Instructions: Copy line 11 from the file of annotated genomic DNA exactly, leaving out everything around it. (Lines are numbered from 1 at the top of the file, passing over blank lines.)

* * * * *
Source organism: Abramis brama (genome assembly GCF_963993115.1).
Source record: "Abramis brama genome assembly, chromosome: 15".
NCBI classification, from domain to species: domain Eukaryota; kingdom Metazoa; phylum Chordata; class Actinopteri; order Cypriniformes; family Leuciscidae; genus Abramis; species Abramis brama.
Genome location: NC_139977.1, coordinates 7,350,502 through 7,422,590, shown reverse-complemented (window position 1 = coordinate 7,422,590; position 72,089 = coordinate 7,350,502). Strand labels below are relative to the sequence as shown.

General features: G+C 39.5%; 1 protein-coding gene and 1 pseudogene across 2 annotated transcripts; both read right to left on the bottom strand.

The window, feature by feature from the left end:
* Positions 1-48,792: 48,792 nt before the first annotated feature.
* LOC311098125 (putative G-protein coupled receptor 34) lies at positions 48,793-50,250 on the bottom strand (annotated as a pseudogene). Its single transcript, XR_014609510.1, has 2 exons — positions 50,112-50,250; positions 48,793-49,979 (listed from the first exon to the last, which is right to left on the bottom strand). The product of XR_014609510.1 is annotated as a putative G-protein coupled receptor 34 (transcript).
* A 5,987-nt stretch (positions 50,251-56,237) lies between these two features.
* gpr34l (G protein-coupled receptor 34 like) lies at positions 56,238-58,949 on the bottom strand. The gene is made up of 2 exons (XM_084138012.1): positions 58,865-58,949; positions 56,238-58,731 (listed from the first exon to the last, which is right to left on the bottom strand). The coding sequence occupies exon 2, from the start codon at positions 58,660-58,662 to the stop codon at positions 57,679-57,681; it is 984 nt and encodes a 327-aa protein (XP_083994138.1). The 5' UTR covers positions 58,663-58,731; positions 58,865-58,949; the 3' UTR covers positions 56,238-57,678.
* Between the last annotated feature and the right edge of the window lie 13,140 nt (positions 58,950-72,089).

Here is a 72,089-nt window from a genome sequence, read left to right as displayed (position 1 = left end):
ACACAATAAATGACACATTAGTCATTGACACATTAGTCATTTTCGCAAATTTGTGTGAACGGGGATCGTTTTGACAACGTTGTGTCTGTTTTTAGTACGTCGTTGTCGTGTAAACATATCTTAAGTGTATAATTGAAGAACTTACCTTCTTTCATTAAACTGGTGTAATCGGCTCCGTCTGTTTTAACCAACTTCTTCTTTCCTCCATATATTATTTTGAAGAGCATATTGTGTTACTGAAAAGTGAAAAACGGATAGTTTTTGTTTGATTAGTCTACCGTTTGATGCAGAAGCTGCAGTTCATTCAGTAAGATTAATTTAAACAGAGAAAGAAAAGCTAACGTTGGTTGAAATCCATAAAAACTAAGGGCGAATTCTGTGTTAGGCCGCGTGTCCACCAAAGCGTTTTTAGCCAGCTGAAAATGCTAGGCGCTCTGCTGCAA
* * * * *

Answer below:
* Between the last annotated feature and the right edge of the window lie 13,140 nt (positions 58,950-72,089).